I describe all the details of the kettlebell swing in my article 5 Kettlebell Exercises to Progress Your Balance, Strength, and Cardio. So, here is just a brief recap.
Stand with your feet shoulder-width apart. Grab the handle of the kettlebell, and start to swing the kettlebell back between your legs. When you reach the end of your motion, squeeze your glutes and hamstrings as hard as you can, sending the kettlebell back through your legs and up with an explosive hip thrust. The kettlebell will swing up and then back down between your legs where you’ll start the move again.
2. Farmer's Walk (or Farmer Carry)
The farmer's walk, also called the farmer carry, is an often underestimated exercise. But it's a tough one and very applicable to everyday life. Think carrying home shopping bags.
It is super simple to do: Grab dumbbells, kettlebells, or any other heavy objects in both hands. Then walk. For about 30 to 60 seconds or 50 to 100 meters. Repeat this several times. Farmer's walk specifically works your core, upper body, shoulders, and especially your grip strength. It puts less strain on your lower back than a deadlift.
3. Glute-Ham Raise
The glute-ham raise (GHR) trains most of the posterior chain if you leverage the full range of motion. It does specifically focus on your glutes and hamstrings. You can do it just using your own bodyweight, or you can add weights by holding plates or dumbbells in your hands.
4. Barbell Good Mornings
Good mornings are very easy to do and mainly train your lower and, to some degree, your upper back. They can be performed with weight (a barbell for example) or without by just leveraging your bodyweight. The latter option is advisable if you feel pain, or are suffering or recovering from an injury.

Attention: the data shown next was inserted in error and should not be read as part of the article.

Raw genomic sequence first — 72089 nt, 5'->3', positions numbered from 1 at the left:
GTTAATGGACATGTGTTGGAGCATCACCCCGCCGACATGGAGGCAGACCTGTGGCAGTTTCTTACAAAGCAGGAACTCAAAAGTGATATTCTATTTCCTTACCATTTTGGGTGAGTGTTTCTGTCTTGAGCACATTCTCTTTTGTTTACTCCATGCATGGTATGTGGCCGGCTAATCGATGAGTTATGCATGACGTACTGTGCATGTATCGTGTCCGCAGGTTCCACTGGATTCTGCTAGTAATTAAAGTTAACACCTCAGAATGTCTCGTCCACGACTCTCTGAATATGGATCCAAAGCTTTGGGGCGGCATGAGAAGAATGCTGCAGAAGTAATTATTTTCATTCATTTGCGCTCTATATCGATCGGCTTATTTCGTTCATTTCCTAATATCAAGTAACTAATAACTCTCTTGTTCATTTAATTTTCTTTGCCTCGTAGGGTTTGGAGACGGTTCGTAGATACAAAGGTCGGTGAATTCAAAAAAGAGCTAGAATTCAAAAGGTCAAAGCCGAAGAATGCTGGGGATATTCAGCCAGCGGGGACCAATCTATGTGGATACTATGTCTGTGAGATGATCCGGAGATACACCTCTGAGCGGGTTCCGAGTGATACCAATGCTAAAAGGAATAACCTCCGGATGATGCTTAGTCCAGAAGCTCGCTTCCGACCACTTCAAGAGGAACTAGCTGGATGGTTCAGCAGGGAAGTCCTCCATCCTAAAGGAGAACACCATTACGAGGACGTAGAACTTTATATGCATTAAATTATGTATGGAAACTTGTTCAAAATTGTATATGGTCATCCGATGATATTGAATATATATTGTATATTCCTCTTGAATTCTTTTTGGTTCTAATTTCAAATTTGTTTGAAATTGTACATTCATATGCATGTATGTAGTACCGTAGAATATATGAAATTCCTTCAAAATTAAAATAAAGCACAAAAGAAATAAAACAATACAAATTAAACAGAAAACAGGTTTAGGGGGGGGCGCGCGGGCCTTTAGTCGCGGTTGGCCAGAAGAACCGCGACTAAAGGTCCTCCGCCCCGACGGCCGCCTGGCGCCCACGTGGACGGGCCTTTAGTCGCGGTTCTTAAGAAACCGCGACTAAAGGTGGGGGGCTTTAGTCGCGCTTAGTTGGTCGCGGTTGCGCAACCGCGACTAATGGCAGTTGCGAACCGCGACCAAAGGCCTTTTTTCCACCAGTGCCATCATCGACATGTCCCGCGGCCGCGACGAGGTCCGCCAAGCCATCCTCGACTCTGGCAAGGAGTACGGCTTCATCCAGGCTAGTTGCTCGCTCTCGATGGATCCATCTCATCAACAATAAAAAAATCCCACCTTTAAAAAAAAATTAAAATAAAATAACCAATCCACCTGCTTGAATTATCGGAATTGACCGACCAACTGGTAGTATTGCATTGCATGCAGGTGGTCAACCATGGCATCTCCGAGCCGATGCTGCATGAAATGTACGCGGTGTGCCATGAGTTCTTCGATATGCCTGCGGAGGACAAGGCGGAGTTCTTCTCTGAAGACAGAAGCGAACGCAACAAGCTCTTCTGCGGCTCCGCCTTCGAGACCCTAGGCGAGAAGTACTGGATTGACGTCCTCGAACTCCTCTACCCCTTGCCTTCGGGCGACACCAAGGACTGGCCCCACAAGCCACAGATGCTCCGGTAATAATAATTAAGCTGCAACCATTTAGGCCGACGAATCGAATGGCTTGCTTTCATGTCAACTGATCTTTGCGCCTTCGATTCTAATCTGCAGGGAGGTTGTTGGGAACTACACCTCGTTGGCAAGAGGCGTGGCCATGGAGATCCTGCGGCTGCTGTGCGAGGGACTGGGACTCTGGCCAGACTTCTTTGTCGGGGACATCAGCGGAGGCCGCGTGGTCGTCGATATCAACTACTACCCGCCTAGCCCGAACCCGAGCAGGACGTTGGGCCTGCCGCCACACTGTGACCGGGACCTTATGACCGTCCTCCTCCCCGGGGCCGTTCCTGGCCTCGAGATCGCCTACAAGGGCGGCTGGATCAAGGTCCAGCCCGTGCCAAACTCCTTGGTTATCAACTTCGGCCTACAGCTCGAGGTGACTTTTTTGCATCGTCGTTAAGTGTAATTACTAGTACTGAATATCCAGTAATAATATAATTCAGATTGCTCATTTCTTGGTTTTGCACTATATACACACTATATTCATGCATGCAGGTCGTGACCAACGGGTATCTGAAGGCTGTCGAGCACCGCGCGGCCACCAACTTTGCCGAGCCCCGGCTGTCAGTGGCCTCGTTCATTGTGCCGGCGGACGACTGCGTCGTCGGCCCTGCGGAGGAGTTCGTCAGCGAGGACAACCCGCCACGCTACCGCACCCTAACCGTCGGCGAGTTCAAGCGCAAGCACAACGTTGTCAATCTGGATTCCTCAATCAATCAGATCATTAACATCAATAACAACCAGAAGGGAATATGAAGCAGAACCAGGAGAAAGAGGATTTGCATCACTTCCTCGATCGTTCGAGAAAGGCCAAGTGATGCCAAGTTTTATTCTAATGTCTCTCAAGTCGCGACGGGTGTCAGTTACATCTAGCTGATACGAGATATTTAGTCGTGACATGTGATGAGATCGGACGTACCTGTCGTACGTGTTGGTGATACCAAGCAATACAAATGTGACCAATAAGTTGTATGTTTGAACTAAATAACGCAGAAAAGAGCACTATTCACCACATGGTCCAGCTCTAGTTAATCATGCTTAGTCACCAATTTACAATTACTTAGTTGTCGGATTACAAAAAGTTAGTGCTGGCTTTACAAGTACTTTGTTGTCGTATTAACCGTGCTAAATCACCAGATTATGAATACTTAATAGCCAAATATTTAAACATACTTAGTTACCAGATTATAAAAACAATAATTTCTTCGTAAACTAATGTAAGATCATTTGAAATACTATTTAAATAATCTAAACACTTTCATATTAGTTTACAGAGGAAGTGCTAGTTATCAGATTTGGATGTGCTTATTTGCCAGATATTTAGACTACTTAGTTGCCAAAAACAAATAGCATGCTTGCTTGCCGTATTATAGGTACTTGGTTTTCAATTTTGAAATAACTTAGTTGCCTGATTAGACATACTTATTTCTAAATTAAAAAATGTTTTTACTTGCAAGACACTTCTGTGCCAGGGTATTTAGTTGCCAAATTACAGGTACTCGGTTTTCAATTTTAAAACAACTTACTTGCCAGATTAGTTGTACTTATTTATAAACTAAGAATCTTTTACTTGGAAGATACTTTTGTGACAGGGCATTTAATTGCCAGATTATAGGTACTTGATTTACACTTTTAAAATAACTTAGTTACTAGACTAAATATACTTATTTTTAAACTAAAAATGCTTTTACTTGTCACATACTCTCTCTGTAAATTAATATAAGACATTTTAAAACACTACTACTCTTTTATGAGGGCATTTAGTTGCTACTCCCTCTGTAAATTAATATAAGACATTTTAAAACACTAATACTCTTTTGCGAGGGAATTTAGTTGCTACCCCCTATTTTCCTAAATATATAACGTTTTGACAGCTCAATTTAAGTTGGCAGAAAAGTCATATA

The starting position involves standing up right with your feet shoulder-width apart. You either hold a barbell behind your neck or you place your hands on your head. Then push your hips back and bend forward with your upper body. Do not round your back. Stand back up and repeat.
5. Single-Leg Romanian Deadlift
The standard Romanian deadlift (RDL) starts with the weight in the standing position whereas the conventional deadlift starts with the weight resting on the ground. The single-leg Romanian deadlift option is actually a quite different exercise where you do the same but standing on one leg using the other for balance. For this exercise, you use a lot less weight so it is a lot more gentle on your body and probably the best alternative if you are injured.
You start this exercise in a standing position with a weight (e.g. dumbbell) in one hand. You then bend slowly down, trying to bring both hands down close to the floor. At the same time your leg that's opposite to the side where you carry the weight extends to the back. Next, you stand back up slowly again and close your legs. Repeat. This exercise can also be done without weights. If you keep your legs straight it can serve as a (dynamic) stretching exercise.
6. Hip Thrust
The hip thrust also addresses the posterior chain, albeit it, mainly emphasizing your glutes. Almost like an isolation exercise. Everyone who has done a heavy hip thrust with a weight like a barbell can confirm the intense soreness that comes in the following days. You can also do them with a band or just bodyweight only. Regardless make sure you leverage the full range of motion especially at the top.
To execute a hip thrust, place your shoulders on a bench. Feet are flat on the floor and knees bent. Then thrust your hips up towards the ceiling. Rest for two seconds, then lower them down.
If You Really Can’t Deadlift, Do These Instead
Did I mention I like barbell deadlifts? It's one of my top go-to exercises in my 4 Legs of Fitness model.
They target all the muscles in your back (your posterior chain), and depending on the program, they are the best exercise to increase strength, muscle mass, power, or endurance. And they just make me feel good. If ever possible, do them.
If not, in this article I went through the six most effective alternative exercises for conventional deadlifts: kettlebell swings, farmer's walk, glute-ham raise, good mornings, single-leg Romanian deadlifts and hip thrusts. A combination of them and a good program will help you achieve very similar if not the same results.
Speaking of good programs:
Deadlifts and a purposeful combination of other compound and isolation exercises relative to your goals are the foundation of fitness programs that deliver results.
If you want to increase your deadlift, grab a copy of my free training program tool so you can monitor your training progress more effectively.